Analytical correlations and prospects are only meaningful on operational data. Applied to purely financial figures, the accounting reflection of these operations, they bring little to no grist to the mill.
Within its reporting environment a CFO today has dashboards with many KPIs, ideally periodically redefined, data visuals with graphics, trends and pie charts, summarized and detailed PowerPoint and Excel spreadsheets.
This dashboard is automatically or semi-automatically fed with internal business data, whether or not designed with the help of hired IT or business consultants. Progressive CFOs also add some valuable external data to it.
What is the next step ? A projection into the future.
The questions a CFO should ask herself are: What is my objective? What will I do with it? Up to where am I willing to go? Is real-time reporting really needed for my own requirements? Her ultimate goal must simply be to provide added value by better forecasts.
It goes without saying that the activities of the company and its market play an important role in the way to find those answers. A production environment with volatile material flows is quite different from a services’ company only producing paper forms.
1/ For a meaningful future projection, the CFO must first search for historical trends, links and explanatory business drivers. Everything usually has trickle down effects. E.g. a significant increase or decrease in the price of raw material speeds up or slows down the frequency of deliveries by the suppliers. In addition, it might also trigger exercising specific hedging contracts.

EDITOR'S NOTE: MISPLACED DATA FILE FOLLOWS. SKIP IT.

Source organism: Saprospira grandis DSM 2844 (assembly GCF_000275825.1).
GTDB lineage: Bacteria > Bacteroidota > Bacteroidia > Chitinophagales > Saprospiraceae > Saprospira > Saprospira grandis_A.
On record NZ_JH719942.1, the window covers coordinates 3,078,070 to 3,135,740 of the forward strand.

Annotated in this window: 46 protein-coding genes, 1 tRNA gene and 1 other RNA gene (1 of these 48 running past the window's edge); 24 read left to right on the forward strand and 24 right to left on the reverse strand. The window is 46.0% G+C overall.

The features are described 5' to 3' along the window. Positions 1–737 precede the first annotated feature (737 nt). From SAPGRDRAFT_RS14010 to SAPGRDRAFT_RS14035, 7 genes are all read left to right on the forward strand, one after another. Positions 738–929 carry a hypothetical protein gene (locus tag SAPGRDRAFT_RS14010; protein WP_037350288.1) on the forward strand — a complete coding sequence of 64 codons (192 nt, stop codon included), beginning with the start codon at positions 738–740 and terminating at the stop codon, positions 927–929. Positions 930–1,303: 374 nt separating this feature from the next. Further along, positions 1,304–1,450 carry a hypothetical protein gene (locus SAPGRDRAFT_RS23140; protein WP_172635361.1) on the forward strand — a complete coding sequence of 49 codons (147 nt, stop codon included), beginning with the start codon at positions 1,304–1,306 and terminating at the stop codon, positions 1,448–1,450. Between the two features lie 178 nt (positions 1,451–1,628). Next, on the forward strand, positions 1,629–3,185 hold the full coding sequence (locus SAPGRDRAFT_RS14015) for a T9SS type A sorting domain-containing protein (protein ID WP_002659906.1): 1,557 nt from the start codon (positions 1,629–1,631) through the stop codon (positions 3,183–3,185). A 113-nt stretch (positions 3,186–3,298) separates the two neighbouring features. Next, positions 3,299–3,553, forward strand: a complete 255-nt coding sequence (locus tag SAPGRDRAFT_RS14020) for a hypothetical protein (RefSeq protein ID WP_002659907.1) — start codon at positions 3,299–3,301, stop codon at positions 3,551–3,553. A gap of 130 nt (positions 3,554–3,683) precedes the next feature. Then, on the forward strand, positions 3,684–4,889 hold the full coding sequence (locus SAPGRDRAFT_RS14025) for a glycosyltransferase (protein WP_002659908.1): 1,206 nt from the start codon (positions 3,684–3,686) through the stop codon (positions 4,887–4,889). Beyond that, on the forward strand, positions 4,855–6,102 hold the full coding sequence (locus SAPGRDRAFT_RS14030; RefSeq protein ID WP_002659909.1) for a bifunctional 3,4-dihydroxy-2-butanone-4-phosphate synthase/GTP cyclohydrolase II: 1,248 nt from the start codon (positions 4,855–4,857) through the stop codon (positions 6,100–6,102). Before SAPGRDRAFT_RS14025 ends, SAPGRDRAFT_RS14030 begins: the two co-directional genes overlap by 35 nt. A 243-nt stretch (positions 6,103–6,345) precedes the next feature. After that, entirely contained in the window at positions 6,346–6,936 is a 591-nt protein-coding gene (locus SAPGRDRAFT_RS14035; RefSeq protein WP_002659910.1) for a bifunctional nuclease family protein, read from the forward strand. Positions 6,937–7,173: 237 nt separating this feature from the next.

Scenario analysis, what-if's, A / B testing, customer segmentation, churn and cohort analysis are all examples of analyzing historical operational data. Eventually, they will obviously each separately have an impact on the financial figures.
Let us not forget a common and recurring topic here: the preventive maintenance of specific assets’ categories, together with their direct impact on related business operations and financial variables.
2/ Data enrichment, incorporating the right external information in the study to avoid a tunnel vision, is the next required step in the search for reliable forecasts. This would be from market penetration rates to economic growth expectations, past and future demographic trends and so more. Do note that sometimes the expected resulting impact might be very vague, unclear or simply wrong sometimes (think Brexit, the US presidential elections).
The CFO must be fully aware on the limits of the "expected occurrence power" of her calculated projections, to avoid a potential risky and in hindsight wrong strategy.
3/ Both elements above are instrumental in evaluating the predictive power of the available data and deductions. It is the job of the CFO now to understand the correlations, prove them and then use them as guidance, in close cooperation with the statistical or mathematical profiles.
‘Analyzing to simply analyze’ offers little added value. Financial figures and balances in general ledger accounts are only a reflection of the underlying business operations.
Predictive Analytics should, whether or not combined with big data and AI, be added asap to the risk management agenda of any CFO.
The purpose is to apply it where it is relevant and potentially has the most impact. Today, and probably for 2017 too, that still seems to be on the operational figures, straight from the "factory floor", and not on the subsequent numerical financial translation.